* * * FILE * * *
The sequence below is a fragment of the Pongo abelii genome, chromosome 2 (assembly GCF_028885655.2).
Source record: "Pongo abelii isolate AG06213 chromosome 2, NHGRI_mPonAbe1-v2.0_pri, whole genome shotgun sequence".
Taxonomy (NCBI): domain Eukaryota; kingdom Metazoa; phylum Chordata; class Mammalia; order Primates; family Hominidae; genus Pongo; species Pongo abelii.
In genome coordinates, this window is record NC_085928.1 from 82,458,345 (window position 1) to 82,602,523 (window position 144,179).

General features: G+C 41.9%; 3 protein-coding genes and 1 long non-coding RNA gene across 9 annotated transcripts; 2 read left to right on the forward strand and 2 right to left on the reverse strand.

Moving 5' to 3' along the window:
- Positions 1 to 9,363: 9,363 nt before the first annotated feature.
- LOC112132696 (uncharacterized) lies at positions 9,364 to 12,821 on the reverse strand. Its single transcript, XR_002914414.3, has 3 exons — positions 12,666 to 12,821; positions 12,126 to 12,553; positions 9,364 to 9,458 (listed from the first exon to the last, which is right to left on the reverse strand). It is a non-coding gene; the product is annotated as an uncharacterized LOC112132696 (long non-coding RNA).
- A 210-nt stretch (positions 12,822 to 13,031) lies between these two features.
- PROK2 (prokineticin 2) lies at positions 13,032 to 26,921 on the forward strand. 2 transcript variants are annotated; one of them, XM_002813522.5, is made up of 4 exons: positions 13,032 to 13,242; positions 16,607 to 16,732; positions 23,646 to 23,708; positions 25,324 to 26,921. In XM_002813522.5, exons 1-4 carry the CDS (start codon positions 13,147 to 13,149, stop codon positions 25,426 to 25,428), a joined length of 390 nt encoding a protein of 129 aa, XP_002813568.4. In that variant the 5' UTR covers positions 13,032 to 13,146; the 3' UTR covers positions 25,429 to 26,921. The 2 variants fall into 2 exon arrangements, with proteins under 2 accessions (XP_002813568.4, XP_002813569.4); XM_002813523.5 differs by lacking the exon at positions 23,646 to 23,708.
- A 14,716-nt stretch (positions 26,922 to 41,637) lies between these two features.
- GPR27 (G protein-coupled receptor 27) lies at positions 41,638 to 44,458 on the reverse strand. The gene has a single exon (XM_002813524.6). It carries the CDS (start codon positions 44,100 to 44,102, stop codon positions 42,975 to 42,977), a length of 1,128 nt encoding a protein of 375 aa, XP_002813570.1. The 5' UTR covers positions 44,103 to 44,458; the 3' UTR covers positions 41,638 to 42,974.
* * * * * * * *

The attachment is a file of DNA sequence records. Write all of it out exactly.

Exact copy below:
The sequence below is a fragment of the Pongo abelii genome, chromosome 2 (assembly GCF_028885655.2).
Source record: "Pongo abelii isolate AG06213 chromosome 2, NHGRI_mPonAbe1-v2.0_pri, whole genome shotgun sequence".
Taxonomy (NCBI): domain Eukaryota; kingdom Metazoa; phylum Chordata; class Mammalia; order Primates; family Hominidae; genus Pongo; species Pongo abelii.
In genome coordinates, this window is record NC_085928.1 from 82,458,345 (window position 1) to 82,602,523 (window position 144,179).

General features: G+C 41.9%; 3 protein-coding genes and 1 long non-coding RNA gene across 9 annotated transcripts; 2 read left to right on the forward strand and 2 right to left on the reverse strand.

Moving 5' to 3' along the window:
- Positions 1 to 9,363: 9,363 nt before the first annotated feature.
- LOC112132696 (uncharacterized) lies at positions 9,364 to 12,821 on the reverse strand. Its single transcript, XR_002914414.3, has 3 exons — positions 12,666 to 12,821; positions 12,126 to 12,553; positions 9,364 to 9,458 (listed from the first exon to the last, which is right to left on the reverse strand). It is a non-coding gene; the product is annotated as an uncharacterized LOC112132696 (long non-coding RNA).
- A 210-nt stretch (positions 12,822 to 13,031) lies between these two features.
- PROK2 (prokineticin 2) lies at positions 13,032 to 26,921 on the forward strand. 2 transcript variants are annotated; one of them, XM_002813522.5, is made up of 4 exons: positions 13,032 to 13,242; positions 16,607 to 16,732; positions 23,646 to 23,708; positions 25,324 to 26,921. In XM_002813522.5, exons 1-4 carry the CDS (start codon positions 13,147 to 13,149, stop codon positions 25,426 to 25,428), a joined length of 390 nt encoding a protein of 129 aa, XP_002813568.4. In that variant the 5' UTR covers positions 13,032 to 13,146; the 3' UTR covers positions 25,429 to 26,921. The 2 variants fall into 2 exon arrangements, with proteins under 2 accessions (XP_002813568.4, XP_002813569.4); XM_002813523.5 differs by lacking the exon at positions 23,646 to 23,708.
- A 14,716-nt stretch (positions 26,922 to 41,637) lies between these two features.
- GPR27 (G protein-coupled receptor 27) lies at positions 41,638 to 44,458 on the reverse strand. The gene has a single exon (XM_002813524.6). It carries the CDS (start codon positions 44,100 to 44,102, stop codon positions 42,975 to 42,977), a length of 1,128 nt encoding a protein of 375 aa, XP_002813570.1. The 5' UTR covers positions 44,103 to 44,458; the 3' UTR covers positions 41,638 to 42,974.